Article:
Chabad of Silver Spring Seeks to Bring Light to a Dark World

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The recent Friday dinner for the hostages at Chabad of Silver Spring. Photo Courtesy of Chabad of Silver Spring.

Like many local synagogues, Chabad of Silver Spring has undergone significant changes to its programming since the Oct. 7 Hamas terror attacks. Programming has shifted toward Israel and focuses on the spirit of giving to help its congregants and the people impacted by these tragic events.

Chabad of Silver Spring has increased the amount of donation opportunities, is doing significantly more events than normal at this time of year and making its presence known in the community by doing as much good as possible.

“Every day our goal is to bring the light of Judaism, to bring the light of Yiddishkeit, to bring the theme of light helping to dispel darkness. And the more light we create, the more it removes the room for such negativity in the darkness that’s painfully persuasive,” Chabad of Silver Spring Co-Director Rabbi Berel Wolvovsky said.

Rabbi Wolvovsky said the synagogue is planning to do events for each night of Chanukah across the Silver Spring area where they can cater to the youth, elderly and families of the community and spread positivity.

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Chabad of Silver Spring is also making sure to include events in support of Israel, something that is deeply important to its members, which is helping them deal with the tragedy by being able to show support in a substantive way.

Recently, the synagogue hosted a dinner where it focused on the plight of the hostages taken by Hamas and had every attendee paired up with an empty chair and a hostage poster for every person taken.

“The community came together; we had a Friday night meal. 240 people [came], and each participant had the picture of one of the hostages in front of them,” Rabbi Wolvovsky said. “Our goal was to show that we’re not only thinking of them, we’re celebrating Shabbos for them, davening for them, praying for them. It was something that really moved the community. The fact that so many people came out for this Friday night meal [was incredible], and they found it as a source of strength for each other.”

The synagogue is also having another event on Nov. 19, where it it will host an evening for men featuring a whiskey tasting, with the special caveat of only having Israeli whiskey to provide a small boost to Israeli businesses.

Rabbi Wolvovsky said that shul attendance has also gone up since the conflict began, with people coming in due to the situation in Israel being foremost in their mind. He added that people have been constantly asking if they can do more or in what ways they can help, which has been very inspiring to see.

Another challenge is centered around how members of the congregation and religious leaders will approach the topic of Israel with young children, as the synagogue has a Hebrew School that plays an important role in its activities.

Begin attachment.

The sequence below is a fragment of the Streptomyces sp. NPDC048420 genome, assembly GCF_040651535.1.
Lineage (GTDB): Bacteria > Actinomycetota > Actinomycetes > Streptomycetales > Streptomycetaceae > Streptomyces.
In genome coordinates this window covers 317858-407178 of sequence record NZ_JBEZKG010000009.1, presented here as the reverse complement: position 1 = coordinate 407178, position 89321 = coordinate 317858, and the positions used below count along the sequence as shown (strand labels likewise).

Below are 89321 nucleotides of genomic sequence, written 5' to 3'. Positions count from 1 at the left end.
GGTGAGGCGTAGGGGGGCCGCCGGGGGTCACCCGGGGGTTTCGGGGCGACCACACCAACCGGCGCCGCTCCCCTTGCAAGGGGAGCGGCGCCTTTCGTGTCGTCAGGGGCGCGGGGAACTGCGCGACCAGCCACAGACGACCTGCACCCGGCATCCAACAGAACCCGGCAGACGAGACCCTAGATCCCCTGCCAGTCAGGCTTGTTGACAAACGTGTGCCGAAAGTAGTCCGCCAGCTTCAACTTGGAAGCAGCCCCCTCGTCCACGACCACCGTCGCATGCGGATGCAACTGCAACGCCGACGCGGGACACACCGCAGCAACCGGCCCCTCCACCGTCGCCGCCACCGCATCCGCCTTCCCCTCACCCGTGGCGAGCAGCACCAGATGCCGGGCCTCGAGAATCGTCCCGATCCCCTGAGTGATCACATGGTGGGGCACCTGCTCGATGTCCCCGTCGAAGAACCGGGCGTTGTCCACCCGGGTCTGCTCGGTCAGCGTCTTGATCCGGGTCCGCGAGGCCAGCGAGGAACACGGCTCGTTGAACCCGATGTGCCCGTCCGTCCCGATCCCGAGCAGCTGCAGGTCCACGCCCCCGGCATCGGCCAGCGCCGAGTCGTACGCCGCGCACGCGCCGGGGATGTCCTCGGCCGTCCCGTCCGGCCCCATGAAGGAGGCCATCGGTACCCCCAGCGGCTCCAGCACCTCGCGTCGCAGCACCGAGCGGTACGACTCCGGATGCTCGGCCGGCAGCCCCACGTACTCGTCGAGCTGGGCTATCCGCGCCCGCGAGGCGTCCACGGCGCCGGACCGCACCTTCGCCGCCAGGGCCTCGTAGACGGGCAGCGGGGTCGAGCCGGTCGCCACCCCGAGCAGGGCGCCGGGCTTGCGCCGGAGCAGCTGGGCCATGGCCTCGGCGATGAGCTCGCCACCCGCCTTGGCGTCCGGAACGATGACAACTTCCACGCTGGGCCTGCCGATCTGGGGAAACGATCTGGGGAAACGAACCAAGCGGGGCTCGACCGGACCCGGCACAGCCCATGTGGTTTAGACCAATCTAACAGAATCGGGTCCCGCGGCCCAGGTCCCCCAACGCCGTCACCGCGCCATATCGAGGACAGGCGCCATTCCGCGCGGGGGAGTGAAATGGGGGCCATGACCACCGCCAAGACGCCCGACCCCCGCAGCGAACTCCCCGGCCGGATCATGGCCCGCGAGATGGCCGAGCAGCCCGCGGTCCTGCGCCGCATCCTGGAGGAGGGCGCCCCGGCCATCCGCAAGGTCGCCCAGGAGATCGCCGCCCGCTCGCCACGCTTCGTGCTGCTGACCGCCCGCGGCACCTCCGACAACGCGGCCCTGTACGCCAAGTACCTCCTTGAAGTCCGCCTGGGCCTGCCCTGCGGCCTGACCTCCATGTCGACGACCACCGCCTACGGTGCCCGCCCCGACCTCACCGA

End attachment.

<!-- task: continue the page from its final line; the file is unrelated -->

The synagogue has worked on a range of solutions, including providing resources to parents and others impacted by the situation, such as bringing in a psychologist to help people work through their feelings.

“We had a psychologist come in and talk to them about how to navigate your feelings during these times and how to speak to your children. It was a very informative discussion and parents really appreciated that in terms of what we’re doing for Israel,” said Co-Director Mrs. Chaya Wolvovsky.

Mrs. Wolvovsky addressed the importance of being very sensitive and age-appropriate when it comes to talking with children about the war but noted that it’s impossible not to mention it because kids are too smart to not notice the issue weighing heavily on their parents.

The children have been doing positive things that can help support Israel, like making “Am Yisrael Chai” bracelets and incorporating a prayer for the Israel Defense Forces into morning programming. Mrs. Wolvovsky said that these things help keep the mood brighter.

“The preschool is a very happy place in a world of darkness,” she said. “You come in and see children smiling and singing and connecting as they get ready now for Thanksgiving and Chanukah. There’s a joy.”

And the synagogue is also making efforts to support Israeli families affected and displaced by the war, with one family already being taken in and assisted. Mrs. Wolvovsky said that they’re doing whatever they can to help Israelis seeking aid.

It’s part of the spirit of giving and helpfulness that defines Chabad of Silver Spring’s recent efforts, and it’s having an impact on their congregants, something the synagogue is looking to continue.

“People keep saying thank you for giving us an opportunity to give because when things are so hard, the only way out is through giving. People feel much better when they’re giving. Otherwise, it can be quite depressing when you think about it too much,” Wolvovsky said.

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